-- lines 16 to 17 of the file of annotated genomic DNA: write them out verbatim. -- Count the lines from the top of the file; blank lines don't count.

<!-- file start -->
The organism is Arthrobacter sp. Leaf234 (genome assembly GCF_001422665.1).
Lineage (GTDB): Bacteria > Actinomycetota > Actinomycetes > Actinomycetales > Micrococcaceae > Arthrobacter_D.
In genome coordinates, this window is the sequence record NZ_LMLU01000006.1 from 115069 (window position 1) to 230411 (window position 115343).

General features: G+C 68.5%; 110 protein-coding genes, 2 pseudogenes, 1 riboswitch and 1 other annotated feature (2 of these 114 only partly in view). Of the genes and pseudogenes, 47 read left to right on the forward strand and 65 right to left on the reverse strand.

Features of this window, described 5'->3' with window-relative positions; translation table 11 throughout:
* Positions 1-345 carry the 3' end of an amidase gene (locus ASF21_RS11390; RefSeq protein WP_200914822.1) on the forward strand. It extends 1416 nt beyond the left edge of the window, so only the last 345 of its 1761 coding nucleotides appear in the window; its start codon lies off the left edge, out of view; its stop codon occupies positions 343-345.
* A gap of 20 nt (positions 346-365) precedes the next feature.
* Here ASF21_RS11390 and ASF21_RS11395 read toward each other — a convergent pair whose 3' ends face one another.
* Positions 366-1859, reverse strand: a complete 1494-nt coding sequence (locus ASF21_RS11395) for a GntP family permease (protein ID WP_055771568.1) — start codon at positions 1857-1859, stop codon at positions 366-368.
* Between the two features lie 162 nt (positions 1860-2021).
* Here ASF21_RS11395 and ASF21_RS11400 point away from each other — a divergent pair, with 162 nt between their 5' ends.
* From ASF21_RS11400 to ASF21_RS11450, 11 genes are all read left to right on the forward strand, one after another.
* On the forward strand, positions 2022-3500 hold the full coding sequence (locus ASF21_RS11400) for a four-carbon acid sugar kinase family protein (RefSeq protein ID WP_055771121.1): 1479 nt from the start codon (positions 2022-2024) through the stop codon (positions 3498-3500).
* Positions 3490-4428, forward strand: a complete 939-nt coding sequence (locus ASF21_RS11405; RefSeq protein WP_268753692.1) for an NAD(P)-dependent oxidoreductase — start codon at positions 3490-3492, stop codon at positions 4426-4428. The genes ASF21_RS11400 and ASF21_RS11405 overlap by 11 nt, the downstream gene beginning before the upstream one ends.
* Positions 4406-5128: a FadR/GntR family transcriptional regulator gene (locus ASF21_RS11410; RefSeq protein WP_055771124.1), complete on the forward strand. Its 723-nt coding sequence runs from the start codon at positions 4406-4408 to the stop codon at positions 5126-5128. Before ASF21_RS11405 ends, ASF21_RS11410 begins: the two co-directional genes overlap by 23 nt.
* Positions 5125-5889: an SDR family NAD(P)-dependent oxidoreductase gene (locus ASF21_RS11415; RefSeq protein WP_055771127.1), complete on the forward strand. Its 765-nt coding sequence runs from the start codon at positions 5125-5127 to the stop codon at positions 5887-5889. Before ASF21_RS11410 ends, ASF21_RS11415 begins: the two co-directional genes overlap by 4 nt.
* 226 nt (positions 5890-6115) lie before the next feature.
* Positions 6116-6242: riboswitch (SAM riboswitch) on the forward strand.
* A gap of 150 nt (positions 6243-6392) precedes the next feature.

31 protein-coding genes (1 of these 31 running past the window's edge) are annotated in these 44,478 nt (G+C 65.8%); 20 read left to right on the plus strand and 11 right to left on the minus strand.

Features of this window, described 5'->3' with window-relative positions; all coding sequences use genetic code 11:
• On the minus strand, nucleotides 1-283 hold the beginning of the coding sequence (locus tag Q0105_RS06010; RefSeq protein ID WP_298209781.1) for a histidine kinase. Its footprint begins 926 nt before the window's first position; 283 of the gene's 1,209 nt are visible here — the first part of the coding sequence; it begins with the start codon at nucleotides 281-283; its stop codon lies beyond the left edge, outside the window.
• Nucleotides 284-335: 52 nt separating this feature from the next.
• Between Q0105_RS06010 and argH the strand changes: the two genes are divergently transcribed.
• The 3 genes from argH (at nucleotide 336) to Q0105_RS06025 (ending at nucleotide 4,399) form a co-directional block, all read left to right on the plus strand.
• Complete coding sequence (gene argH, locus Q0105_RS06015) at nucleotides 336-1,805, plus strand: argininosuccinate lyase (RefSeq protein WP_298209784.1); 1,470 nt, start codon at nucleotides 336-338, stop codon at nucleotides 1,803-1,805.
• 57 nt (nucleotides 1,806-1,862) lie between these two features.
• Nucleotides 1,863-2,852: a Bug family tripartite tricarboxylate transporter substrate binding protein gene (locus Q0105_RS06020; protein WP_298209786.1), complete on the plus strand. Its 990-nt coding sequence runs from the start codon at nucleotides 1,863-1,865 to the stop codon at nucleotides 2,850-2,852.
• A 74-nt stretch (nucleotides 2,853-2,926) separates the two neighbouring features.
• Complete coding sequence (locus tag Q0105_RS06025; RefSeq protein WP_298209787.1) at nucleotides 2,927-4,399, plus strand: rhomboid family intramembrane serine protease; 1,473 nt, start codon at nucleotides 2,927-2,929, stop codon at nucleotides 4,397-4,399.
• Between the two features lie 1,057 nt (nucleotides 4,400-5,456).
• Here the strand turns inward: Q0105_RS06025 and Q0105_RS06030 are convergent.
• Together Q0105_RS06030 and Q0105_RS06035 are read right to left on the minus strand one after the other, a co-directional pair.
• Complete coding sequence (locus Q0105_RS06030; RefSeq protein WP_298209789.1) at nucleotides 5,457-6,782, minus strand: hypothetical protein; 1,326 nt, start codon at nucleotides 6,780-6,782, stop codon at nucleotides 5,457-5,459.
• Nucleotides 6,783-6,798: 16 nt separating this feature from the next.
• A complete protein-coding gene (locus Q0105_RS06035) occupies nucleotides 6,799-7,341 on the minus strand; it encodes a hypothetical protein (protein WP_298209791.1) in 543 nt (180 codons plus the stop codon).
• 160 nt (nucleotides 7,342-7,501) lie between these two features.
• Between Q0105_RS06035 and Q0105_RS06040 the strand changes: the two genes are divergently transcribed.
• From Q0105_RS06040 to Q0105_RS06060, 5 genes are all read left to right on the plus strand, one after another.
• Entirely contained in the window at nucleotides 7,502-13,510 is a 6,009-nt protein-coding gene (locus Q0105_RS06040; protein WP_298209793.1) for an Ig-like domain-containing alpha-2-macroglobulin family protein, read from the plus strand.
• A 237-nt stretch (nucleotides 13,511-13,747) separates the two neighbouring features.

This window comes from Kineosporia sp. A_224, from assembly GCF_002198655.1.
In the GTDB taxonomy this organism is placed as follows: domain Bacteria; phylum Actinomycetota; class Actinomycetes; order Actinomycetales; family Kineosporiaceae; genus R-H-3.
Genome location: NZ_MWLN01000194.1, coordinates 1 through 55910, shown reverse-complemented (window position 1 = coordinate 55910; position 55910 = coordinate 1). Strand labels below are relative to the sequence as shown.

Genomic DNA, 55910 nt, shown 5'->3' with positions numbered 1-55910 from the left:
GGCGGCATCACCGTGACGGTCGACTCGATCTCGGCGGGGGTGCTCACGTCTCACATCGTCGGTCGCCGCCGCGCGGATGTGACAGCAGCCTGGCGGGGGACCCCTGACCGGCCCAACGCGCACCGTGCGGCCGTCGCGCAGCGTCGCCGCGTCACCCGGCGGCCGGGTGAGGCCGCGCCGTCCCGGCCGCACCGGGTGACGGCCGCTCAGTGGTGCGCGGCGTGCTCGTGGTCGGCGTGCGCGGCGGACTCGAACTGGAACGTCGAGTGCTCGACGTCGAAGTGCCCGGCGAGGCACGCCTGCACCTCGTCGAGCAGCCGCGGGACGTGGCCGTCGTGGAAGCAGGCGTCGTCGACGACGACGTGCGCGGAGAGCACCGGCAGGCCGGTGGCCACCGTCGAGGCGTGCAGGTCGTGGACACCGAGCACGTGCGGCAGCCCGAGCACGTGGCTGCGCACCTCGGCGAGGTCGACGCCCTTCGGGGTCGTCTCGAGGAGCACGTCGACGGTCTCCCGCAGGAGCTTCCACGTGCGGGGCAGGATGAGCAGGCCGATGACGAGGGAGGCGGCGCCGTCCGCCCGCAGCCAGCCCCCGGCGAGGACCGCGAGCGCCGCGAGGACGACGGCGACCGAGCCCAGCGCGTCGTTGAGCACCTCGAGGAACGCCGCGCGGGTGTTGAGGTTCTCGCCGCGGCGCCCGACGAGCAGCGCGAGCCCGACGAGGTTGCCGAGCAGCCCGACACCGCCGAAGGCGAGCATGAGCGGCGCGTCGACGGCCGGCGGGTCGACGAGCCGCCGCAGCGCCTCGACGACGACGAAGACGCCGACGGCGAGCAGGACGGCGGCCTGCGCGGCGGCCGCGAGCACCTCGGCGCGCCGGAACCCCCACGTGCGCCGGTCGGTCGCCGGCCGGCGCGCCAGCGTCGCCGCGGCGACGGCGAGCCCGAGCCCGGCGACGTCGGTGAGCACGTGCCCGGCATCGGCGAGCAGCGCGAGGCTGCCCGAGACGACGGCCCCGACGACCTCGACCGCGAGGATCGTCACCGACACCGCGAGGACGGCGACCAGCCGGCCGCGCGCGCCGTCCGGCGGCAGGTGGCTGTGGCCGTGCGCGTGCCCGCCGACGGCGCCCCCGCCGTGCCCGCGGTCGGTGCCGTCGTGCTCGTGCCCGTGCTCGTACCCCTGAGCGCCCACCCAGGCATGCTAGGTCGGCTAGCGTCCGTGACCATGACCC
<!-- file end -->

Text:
* Positions 5125-5889: an SDR family NAD(P)-dependent oxidoreductase gene (locus ASF21_RS11415; RefSeq protein WP_055771127.1), complete on the forward strand. Its 765-nt coding sequence runs from the start codon at positions 5125-5127 to the stop codon at positions 5887-5889. Before ASF21_RS11410 ends, ASF21_RS11415 begins: the two co-directional genes overlap by 4 nt.
* 226 nt (positions 5890-6115) lie before the next feature.